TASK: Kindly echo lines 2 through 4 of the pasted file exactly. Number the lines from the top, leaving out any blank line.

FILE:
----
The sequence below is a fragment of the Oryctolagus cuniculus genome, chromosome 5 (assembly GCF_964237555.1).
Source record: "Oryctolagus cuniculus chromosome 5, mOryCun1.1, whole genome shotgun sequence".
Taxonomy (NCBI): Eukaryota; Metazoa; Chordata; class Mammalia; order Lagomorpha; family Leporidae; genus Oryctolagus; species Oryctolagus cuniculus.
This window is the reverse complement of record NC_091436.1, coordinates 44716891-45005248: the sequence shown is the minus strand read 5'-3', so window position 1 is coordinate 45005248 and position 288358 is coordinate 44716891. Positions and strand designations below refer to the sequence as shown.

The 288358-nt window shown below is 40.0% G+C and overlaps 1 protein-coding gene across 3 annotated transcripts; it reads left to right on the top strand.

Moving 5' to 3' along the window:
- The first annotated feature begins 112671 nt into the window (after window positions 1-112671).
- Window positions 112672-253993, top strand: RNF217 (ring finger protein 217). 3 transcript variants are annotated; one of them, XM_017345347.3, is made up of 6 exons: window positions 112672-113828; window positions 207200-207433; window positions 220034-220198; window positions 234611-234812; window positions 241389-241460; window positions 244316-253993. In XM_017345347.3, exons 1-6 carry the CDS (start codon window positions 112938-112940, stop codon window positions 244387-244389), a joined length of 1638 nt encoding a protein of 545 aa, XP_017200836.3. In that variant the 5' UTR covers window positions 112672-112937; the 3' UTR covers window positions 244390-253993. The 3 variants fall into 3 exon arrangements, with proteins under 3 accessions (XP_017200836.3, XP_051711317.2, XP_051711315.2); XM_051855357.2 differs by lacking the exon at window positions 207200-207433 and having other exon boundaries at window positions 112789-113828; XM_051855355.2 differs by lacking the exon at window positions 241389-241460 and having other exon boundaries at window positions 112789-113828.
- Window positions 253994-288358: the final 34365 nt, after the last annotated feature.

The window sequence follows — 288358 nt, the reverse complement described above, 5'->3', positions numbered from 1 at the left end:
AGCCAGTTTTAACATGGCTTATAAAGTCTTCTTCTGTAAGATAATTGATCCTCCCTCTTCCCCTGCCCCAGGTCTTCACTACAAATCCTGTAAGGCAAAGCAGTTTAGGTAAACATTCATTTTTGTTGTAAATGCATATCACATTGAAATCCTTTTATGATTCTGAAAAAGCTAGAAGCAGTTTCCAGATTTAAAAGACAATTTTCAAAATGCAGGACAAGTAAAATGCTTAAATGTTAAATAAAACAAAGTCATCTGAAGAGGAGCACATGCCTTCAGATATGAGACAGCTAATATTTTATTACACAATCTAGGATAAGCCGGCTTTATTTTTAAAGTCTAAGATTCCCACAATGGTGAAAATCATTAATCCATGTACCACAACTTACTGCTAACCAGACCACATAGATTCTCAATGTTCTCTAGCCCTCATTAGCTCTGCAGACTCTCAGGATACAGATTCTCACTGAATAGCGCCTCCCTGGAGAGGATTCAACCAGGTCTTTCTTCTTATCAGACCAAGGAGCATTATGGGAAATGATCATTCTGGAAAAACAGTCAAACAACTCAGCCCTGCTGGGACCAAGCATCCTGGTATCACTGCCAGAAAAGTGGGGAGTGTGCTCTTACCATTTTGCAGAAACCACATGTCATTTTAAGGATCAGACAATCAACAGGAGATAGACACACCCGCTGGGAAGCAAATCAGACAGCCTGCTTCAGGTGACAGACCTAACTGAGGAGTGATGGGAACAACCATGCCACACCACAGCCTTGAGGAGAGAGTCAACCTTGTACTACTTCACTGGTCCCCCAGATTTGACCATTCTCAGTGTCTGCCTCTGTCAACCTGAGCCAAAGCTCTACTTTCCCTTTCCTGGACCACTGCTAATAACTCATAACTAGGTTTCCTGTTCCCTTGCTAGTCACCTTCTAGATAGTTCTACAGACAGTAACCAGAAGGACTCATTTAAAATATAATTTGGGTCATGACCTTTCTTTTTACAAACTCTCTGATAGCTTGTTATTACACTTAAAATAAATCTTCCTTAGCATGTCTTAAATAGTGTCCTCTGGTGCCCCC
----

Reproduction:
Source record: "Oryctolagus cuniculus chromosome 5, mOryCun1.1, whole genome shotgun sequence".
Taxonomy (NCBI): Eukaryota; Metazoa; Chordata; class Mammalia; order Lagomorpha; family Leporidae; genus Oryctolagus; species Oryctolagus cuniculus.
This window is the reverse complement of record NC_091436.1, coordinates 44716891-45005248: the sequence shown is the minus strand read 5'-3', so window position 1 is coordinate 45005248 and position 288358 is coordinate 44716891. Positions and strand designations below refer to the sequence as shown.